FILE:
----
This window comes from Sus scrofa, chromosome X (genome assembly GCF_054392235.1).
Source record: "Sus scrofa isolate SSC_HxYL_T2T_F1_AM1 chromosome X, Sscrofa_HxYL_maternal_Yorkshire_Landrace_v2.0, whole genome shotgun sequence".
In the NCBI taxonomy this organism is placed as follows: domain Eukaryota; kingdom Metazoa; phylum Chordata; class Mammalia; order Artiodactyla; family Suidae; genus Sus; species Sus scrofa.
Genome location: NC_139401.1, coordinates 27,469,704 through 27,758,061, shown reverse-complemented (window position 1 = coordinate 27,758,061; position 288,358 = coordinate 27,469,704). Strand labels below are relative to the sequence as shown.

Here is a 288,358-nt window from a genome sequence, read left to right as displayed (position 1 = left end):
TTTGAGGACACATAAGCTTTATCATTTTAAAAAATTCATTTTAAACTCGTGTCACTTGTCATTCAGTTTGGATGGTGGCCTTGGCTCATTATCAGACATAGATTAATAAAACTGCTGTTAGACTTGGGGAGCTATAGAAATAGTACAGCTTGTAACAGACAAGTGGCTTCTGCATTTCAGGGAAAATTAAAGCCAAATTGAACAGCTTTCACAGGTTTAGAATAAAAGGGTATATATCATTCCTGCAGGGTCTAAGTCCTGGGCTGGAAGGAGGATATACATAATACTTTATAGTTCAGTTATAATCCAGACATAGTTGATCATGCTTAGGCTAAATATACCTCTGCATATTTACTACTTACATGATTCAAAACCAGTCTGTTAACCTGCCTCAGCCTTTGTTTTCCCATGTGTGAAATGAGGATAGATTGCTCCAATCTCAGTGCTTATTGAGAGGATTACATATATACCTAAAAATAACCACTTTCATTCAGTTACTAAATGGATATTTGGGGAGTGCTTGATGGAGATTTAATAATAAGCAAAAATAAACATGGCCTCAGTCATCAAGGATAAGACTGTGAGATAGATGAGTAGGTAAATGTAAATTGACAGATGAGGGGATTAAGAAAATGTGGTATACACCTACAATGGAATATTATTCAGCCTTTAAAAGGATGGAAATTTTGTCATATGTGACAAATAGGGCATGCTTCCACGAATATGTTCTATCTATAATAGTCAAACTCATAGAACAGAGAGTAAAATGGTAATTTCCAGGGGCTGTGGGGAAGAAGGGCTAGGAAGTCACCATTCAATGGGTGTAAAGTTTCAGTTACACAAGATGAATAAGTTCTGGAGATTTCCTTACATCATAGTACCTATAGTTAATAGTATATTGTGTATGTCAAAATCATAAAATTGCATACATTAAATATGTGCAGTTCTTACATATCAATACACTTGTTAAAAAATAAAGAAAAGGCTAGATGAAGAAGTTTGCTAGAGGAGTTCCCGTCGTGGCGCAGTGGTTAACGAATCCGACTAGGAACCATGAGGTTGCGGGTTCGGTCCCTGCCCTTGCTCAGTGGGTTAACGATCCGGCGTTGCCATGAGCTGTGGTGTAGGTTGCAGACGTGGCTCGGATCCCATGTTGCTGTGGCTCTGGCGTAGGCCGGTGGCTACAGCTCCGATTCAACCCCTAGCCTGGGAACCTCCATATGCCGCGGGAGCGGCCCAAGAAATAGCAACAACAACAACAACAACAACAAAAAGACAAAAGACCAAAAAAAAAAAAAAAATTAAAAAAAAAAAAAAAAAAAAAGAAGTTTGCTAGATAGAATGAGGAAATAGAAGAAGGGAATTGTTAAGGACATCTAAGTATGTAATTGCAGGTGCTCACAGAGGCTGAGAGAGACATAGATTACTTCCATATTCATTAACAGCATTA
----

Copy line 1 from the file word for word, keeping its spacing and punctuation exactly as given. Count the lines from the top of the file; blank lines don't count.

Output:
This window comes from Sus scrofa, chromosome X (genome assembly GCF_054392235.1).